My favorite part about Bronwyn is that she is unassuming and humble. She expects nothing and is thankful for what she receives. When asked if she was aware of how valuable her role in the community was, she replied with, ‘my parents are proud of me. And Shea [Bronwyn’s Team Leader], she is proud of me also.’ Bronwyn helps people every day whether it be in providing healthy meal options to the less fortunate or by helping to keep the levels of cleanliness at work and at home suited to the highest of expectations. She would never ask for credit and that is why she deserves our recognition.

Thank You B!

 

Ben Morris,

Community Education and Outreach

 

Vulnerabilities of Caregivers – John J. McGee

“Although our vulnerabilities and the external threats to our wellbeing are in many ways nothing compared to those of the persons whom we serve, it is important that we recognize our own before dealing further with the vulnerabilities of those whom we serve.

We are all vulnerable to breakdowns in our personal values. Sometimes these can be due to how we feel and what we are experiencing within ourselves; at other times we can be part of a system that makes it harder for us to respond to our shared values. If a caregiver is afraid of being hurt, he/she then becomes more likely to use restraint to control violent behaviors. Or, if a caregiver is depressed, then it is extremely hard to bring joy to others. If we are being beaten and de-valued at home, it is hard to bring non-violence into someone else’s home.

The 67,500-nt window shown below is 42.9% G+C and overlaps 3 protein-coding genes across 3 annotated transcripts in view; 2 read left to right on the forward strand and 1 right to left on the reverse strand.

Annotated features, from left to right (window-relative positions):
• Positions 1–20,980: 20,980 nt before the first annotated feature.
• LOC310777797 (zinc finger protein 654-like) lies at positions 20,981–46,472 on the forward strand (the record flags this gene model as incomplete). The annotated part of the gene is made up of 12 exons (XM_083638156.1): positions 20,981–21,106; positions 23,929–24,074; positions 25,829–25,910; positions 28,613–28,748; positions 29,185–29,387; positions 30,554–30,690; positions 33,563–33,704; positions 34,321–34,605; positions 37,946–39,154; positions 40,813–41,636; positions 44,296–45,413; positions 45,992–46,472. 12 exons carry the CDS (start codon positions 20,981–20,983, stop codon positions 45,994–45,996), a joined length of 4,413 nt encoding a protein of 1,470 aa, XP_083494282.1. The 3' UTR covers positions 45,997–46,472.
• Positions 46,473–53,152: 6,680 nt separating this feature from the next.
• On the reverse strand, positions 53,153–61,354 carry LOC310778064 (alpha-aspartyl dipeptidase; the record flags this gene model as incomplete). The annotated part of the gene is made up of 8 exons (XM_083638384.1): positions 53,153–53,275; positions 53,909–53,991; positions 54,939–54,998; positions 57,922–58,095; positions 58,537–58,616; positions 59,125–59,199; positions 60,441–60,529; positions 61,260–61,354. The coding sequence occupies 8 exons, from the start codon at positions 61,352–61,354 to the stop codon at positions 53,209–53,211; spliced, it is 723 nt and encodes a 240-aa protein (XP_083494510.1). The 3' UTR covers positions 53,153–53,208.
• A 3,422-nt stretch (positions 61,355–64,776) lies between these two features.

John J. McGee’s “Mending Broken Hearts” CPLS Newsletter

Many of our vulnerabilities are worsened by lack of adequate training and hands-on supervision. Some caregivers are quite isolated and seldom have the opportunity to discuss their problems and search for new responses to challenging situations. It is critical that caregivers recognize their weaknesses and find ways to overcome them. Community leaders need to listen to caregivers and find ways to offer support and encouragement.

Caregivers need to find their own self-worth from themselves, talking frequently, sharing their anxieties, and pointing out their goodness. Our own worth has to be generated from within ourselves. We need to form strong communities.

The question of burnout seems to be always present. Some caregivers give up and attribute their burnout to poor supervision, working in violent settings, receiving little guidance, or low pay. Since we are not only teaching feelings of companionship, but also a sense of community, it is important for caregivers to look at themselves, question their reality, and search for ways for themselves to feel safer, more engaged, and more valued. The first step in this is to step back and examine those things that make us vulnerable.

Let us take a moment to reflect on these aspects of our lives — recognizing these will help us understand better the needs of those whom we serve.”

 

~Excerpt from John J. McGee’s “Mending Broken Hearts” — CPLS Newsletter.